But Kwai had them from the get-go. The moment they heard that theme song being whistled by a ragtag bunch of prisoners marching vigorously, shod only with the tattered remains of what might once have been boots, proudly holding their place as the wounded straggle in behind them, they were hooked. And it wasn't action that held them there.
The first thing to keep them pinned to their seats was the slightly humorous British officer, played with such dry excellence by Sir Alec Guinness, as he obnoxiously argues with the prison camp commander Colonel Saito. Guinness is at his best here, but I believe it only works so well because of the equally stunning performance by veteran actor (and former silent film star) Sessue Hayakawa. Hollywood, in 1957, also thought he was pretty darned good. He was nominated for an Academy Award as supporting actor. The humor here quickly leads to drama as Guinness is locked into the hot box and a battle of wills ensues.
The linchpin of this long film is a scene between these two officers near the middle of the movie. It is not the point at which they square off and fight with amazing gravity defying skills that can only be filmed with the use of harnesses and green-screens. In fact, such a fight never happens. Why should it when these two men can hold us captive with a conversation. That's all it is. A conversation over dinner. Two men just talking. And yet, it is mesmerizing. At the end of it, you feel the need to stop and take a breath, and marvel at the sheer magic that can be accomplished by a writer, two actors, and a director.
As the film builds to its climax, we aren't assaulted with a dizzying array of brutal prison camp scenes that most modern movies like to throw at us. What we see instead is a bizarre twist as Guinness emerges as more of a villain than Hayakawa. At the same time, we see Holden do everything he can to not be a hero. He goes out of his way to be a coward. And yet, fate drags him closer and closer to the climax. And we begin to suspect that despite his anti-hero wise-cracks, Holden will not disappoint. He will, in fact, emerge as the hero, boots planted victoriously astride the bodies and ashes of the Japanese and their bridge.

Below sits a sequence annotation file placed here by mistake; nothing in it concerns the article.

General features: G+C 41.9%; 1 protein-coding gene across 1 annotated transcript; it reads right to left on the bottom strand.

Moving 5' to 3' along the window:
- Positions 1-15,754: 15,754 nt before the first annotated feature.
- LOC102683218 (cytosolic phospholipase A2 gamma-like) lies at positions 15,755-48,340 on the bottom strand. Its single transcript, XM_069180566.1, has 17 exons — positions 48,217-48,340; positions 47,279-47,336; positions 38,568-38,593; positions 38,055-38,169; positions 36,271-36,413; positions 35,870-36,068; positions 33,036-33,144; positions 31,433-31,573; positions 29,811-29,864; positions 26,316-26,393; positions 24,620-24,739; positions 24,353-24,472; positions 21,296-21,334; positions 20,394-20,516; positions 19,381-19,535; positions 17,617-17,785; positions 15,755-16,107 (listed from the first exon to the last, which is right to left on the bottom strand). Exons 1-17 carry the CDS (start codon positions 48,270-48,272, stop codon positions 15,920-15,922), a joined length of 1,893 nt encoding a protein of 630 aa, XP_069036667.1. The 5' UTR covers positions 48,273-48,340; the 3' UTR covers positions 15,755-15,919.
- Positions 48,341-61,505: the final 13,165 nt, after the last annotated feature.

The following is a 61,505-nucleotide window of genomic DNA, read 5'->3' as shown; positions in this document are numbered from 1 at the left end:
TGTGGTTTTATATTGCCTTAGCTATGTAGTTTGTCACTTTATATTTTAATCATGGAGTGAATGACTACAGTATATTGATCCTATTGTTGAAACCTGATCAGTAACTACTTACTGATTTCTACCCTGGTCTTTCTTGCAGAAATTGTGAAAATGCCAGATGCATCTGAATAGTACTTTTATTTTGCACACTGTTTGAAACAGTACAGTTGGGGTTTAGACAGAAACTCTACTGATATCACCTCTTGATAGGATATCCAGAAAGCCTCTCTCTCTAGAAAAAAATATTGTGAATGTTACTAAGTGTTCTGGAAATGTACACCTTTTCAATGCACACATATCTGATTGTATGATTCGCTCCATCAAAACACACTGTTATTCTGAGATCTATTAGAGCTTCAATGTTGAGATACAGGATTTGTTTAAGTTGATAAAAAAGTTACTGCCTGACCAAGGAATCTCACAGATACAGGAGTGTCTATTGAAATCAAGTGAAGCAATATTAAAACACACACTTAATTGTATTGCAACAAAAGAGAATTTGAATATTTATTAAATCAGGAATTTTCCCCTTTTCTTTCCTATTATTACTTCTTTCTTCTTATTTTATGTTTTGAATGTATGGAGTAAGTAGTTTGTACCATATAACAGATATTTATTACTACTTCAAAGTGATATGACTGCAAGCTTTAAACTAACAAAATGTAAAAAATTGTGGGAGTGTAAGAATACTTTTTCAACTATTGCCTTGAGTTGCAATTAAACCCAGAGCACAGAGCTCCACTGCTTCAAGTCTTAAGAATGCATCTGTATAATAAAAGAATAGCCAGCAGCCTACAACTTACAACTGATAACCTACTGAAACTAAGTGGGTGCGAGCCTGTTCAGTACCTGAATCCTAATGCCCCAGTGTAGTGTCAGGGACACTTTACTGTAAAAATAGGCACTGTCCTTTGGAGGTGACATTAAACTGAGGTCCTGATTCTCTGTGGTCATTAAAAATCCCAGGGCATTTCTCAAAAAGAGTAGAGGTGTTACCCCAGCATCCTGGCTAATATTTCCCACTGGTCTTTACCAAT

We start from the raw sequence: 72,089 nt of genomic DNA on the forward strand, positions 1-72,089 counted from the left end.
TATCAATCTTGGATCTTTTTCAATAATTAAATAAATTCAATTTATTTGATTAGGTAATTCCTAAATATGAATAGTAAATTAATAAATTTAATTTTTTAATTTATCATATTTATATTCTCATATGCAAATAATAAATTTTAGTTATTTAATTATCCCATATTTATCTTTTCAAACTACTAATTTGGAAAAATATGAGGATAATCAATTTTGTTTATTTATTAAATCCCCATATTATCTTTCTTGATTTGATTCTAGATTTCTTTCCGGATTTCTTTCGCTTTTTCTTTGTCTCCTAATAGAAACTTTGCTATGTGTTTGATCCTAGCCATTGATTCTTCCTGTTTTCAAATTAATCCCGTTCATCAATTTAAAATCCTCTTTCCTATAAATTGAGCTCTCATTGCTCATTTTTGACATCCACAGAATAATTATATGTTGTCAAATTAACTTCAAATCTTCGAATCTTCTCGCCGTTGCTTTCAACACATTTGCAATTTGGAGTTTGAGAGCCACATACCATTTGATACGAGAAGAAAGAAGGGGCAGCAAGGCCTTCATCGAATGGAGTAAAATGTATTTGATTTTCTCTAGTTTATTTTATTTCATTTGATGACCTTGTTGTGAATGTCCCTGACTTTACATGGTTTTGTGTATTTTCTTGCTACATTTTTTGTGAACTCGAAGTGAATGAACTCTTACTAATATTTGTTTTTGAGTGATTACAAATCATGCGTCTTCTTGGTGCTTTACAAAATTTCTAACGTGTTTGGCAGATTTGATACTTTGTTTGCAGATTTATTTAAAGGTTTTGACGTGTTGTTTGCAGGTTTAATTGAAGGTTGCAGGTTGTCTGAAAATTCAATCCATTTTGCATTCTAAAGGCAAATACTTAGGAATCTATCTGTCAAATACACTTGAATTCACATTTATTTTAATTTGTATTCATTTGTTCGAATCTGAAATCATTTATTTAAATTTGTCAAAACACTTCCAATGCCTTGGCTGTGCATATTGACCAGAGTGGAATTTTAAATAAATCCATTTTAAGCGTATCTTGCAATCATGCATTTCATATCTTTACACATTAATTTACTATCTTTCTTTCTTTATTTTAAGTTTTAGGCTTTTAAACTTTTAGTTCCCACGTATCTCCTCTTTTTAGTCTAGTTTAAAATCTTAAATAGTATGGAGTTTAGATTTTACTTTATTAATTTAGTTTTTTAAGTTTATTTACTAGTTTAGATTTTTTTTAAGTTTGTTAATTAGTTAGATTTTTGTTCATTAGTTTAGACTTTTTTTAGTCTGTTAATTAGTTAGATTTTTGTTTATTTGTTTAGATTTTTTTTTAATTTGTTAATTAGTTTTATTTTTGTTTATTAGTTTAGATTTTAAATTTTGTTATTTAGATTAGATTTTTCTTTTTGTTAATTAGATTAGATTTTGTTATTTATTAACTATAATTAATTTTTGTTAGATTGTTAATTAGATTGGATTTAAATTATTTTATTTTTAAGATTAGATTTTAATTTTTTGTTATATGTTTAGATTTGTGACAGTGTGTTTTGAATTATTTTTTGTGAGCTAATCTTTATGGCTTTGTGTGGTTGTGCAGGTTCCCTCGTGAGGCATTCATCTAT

Spoiler alert here. I hate to do this for anyone who hasn't seen this movie. But the climax is the point of what I am saying. If you are the type to care about these things, and you haven't seen the movie, stop now, go and rent it and watch it, then come back to finish reading. Otherwise, just keep reading. Knowing the end doesn't ruin the movie. The sum total of this movie's greatness does not lie in a twist ending. It won't lose anything if you know what happens. You won't care once you finally sit down to watch it, because you'll be spellbound anyway, and forget what you read here, and it will be just as satisfying to watch as if you'd never heard what happens.
|Sir Alec Guinness struggles with duty and pride in|
the heat of the Burmese Jungle.
What really matters is the doctor's last words. (Played by the wonderful Scottish actor James Donald.)
None of which would be worth watching without character development, a slow, gut-twisting pace, and minimal action. When it is over, and the bodies are strung out in a line in the riverbed, you'll need to catch your breath. And if you take the time to think about it, you'll wonder what all these action movies today are lacking. Because none of them, with their millions of dollars of CGI stunt-laden action, can approach this kind of finale.